BCL2L2 is a direct target of miR-29b
To identify miR-29b target genes that act as tumor suppressors, we questioned oncogenic genes highly expressed in tumor patients using miRNA site prediction (www.microrna.org; www.targetscan.org; www.mirdb.org) and TCGA (The Cancer Genome Atlas) databases. This search revealed the BCL2L2 oncogene as an miR-29b target gene upregulated in the mesenchymal subtype of GBM (Figure 5A, bottom left). Therefore, we focused our investigations on BCL2L2 in order to determine miR-29b function. To first confirm the relationship between miR-29b and BCL2L2, we measured miR-29b and BCL2L2 protein or mRNA levels by quantitative real-time PCR and immunoblotting in various cancer cells, including gliomas (U251, U87MG, and U373) breast (MCF7 and MDA-MB-231), and lung (A549 and H460) cancer cell lines, and found that miR-29b was relatively downregulated in all except MDA-MB 231 cells (Figure 5A, top left). Meanwhile, BCL2L2 protein or mRNA was highly expressed in U251, MCF-7, and A549 cells (Figure 5A, top right). These analyses revealed an inverse correlation between miR-29b expression and BCL2L2 mRNA or protein level, supporting the notion that BCL2L2 is a target of miR-29b. To further expand on the clinical significance of this finding, clinical data evaluating BCL2L2 mRNA expression was accessed from The Cancer Genome Atlas (TCGA) GBM dataset. Significantly, when GBM tumors were classified into classical, mesenchymal, proneural, and neural types, BCL2L2 mRNA expression was the highest in the mesenchymal subtype (Figure 5A, bottom left). This supported our previous studies defining BCL2L2 as an oncogene that promotes the aggressiveness of GBM. To determine if the miR-29b alone was more effective than the full miR-29a/b cluster, we evaluated BCL2L2 protein expression in a Tet-on inducible system with miR-29b or miR-29a/b cluster (Figure 5A, bottom right) . Interestingly, while both miR-29b and miR-29a/b suppressed BCL2L2 protein expression, miR-29b alone was more effective in inhibiting BCL2L2. Accordingly, we only used miR-29b mimic in the subsequent studies (Figure 5A, bottom right).
Figure 5: BCL2L2 is a direct target gene of miR-29b. A. miR-29b (top left) and BCL2L2 protein or mRNA expression levels (top right) were monitored by quantitative real-time PCR or western blotting, respectively, in the following cancer cell lines: U251, U87MG, U373 (glioma); MCF7, MDA-MB-231 (breast); A549 and H460 (lung). Bottom left, BCL2L2 mRNA expression in GBM subtypes based on clinical information available in the TCGA (The Cancer Genome Atlas). Bottom right, BCL2L2 protein expression in U251 cells with Tet-inducible expression of the miR-29 cluster (miR-29a/b) or miR-29b alone. B. Structure of reporter constructs containing BCL2L2 3′-untranslated region (3′UTR) downstream of the luciferase ORF. C. Luciferase activity was monitored in transfected cells. Luciferase activity was normalized to that of firefly luciferase using the Renilla-TK vector. Data are the combined results from three independent experiments. **, p < 0.005. D. BCL2L2 protein or mRNA levels were measured by qRT-PCR or western blot analysis in U251 cells transfected with synthetic miR-29b or anti-miR-29b. Anti-miR-C was used as an inhibitor of miR-C.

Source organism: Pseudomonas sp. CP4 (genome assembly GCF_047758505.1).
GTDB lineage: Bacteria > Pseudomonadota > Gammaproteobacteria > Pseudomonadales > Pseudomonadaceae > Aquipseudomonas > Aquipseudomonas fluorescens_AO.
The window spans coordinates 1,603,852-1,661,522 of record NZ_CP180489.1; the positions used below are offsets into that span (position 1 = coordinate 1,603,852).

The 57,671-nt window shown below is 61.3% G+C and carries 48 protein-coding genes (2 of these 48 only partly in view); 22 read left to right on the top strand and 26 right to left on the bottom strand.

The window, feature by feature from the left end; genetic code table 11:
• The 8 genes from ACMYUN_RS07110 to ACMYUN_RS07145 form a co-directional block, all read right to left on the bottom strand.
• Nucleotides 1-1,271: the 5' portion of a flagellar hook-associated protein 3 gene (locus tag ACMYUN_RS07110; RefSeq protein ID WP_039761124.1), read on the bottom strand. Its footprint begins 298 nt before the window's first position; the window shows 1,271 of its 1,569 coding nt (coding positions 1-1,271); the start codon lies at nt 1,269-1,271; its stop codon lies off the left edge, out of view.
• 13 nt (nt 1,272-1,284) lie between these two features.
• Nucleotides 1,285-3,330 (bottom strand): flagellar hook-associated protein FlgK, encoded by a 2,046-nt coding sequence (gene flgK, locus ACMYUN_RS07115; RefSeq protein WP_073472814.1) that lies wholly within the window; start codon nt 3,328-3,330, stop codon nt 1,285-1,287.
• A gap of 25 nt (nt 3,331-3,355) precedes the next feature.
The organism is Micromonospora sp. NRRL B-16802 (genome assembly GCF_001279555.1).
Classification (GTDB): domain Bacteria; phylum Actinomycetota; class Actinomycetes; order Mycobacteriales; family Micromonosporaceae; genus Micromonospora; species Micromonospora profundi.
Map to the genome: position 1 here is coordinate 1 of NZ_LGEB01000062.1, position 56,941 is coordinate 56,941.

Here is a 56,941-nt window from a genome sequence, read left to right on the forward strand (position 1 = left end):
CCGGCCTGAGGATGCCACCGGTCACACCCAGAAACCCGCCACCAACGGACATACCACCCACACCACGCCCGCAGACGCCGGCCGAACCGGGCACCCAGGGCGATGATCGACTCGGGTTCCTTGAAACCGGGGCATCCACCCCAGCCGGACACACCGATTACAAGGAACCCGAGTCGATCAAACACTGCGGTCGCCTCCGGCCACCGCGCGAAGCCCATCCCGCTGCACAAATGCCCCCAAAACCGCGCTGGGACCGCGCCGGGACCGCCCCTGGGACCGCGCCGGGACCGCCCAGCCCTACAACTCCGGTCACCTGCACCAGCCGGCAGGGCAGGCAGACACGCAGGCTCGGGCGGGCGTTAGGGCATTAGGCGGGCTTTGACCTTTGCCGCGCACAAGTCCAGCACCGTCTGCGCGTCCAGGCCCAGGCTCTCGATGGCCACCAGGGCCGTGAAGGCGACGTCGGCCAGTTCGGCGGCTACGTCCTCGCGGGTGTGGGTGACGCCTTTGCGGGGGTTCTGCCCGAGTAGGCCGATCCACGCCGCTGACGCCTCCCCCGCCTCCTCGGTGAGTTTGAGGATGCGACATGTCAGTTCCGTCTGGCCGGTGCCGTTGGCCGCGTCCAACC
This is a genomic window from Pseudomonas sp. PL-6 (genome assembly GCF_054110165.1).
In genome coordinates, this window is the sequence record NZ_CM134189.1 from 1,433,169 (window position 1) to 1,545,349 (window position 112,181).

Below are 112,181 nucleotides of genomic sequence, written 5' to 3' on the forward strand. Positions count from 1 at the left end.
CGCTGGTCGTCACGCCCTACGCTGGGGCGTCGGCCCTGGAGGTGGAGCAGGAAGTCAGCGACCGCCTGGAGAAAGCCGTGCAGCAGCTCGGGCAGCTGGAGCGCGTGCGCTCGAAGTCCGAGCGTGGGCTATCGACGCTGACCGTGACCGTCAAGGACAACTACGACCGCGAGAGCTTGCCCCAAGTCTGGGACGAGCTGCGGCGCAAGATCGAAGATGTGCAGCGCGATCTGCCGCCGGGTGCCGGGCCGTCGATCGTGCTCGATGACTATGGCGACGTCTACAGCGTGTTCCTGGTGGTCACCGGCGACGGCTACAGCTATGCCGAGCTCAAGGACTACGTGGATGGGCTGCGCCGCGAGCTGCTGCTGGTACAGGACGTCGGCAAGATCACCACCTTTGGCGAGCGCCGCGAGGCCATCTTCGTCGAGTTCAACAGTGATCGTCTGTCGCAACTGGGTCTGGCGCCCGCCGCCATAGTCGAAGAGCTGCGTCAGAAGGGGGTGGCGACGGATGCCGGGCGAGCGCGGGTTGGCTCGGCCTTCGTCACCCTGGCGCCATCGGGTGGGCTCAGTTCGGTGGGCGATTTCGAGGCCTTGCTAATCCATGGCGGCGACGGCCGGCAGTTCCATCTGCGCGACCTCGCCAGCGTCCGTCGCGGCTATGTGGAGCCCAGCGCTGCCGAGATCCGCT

We next used luciferase assays to further elucidate the relationship between miR-29b and BCL2L2. First, we constructed pGL3UC-BCL2L2 vectors containing the wild-type miR-29b binding site (5′-GGTGCTA-3′, BCL2L2-WT) or a non-binding mutant (5′-GGGTAGG-3′, BCL2L2-mutant) (Figure 5B), and then co-transfected U251 cells with miR-C or miR-29b and either pGL3uc-BCL2L2-WT, BCL2L2-mutant, or the empty vector for 48 hr. Notably, miR-29b/pGL3uc-BCL2L2-WT co-transfectants exhibited lower luciferase activity, whereas no differences were observed between the pGL3uc-BCL2L2-mutant and empty control vector (Figure 5C). These data demonstrate that miR-29b directly binds the 3′UTR of BCL2L2 and inhibits protein and mRNA expression through sequence-specific mRNA cleavage (Figure 5D).
miR-29b-dependent BCL2L2 gene regulation attenuates GBM tumorigenicity
To verify the above data, we examined whether miR-29b regulated the migratory potential, invasiveness, angiogenesis, and stemness maintenance of GBM by repressing BCL2L2. Thus, U251 and U87MG cells transfected with si-control, si-BCL2L2, anti-miR-29b, or co-transfected with si-BCL2L2 and anti-miR-29b were subjected to migration, invasion, and neurosphere formation assays (Figure 6A), and immunoblotting (Figure 6B). Notably, si-BCL2L2-transfected cells exhibited a decreased capacity for migration, invasion, angiogenesis, and stemness, similar to that observed in miR-29b-overexpressing cells. In contrast, miR-29b inhibitor-transfected cells displayed increased migration and invasion via activating p-AKT-ß-catenin signaling. Moreover, these cells were increased the formation of neurospheres, indicative of increased stemness that was later confirmed by cancer stem cell marker protein expression analysis (Figure 6A, 6B). Meanwhile, si-BCL2L2/anti-miR-29b-co-transfected cells were blocked oncogenic functions of anti-miR-29b by decreasing anti-miR-29b-induced migration, invasion, angiogenesis, and stemness, and exhibited no significant differences in comparison to si-BCL2L2-transfected cells. These data confirmed that miR-29b represses BCL2L2 expression by directly binding its 3′UTR of BCL2L2 mRNA, and described their functional relationship in greater detail. Altogether, these analyses support the notion of a molecular system whereby miR-29b inhibits aggressive GBM development via BCL2L2 inhibition, and implicate miR-29b as a potential candidate in anti-cancer therapy (Figure 7).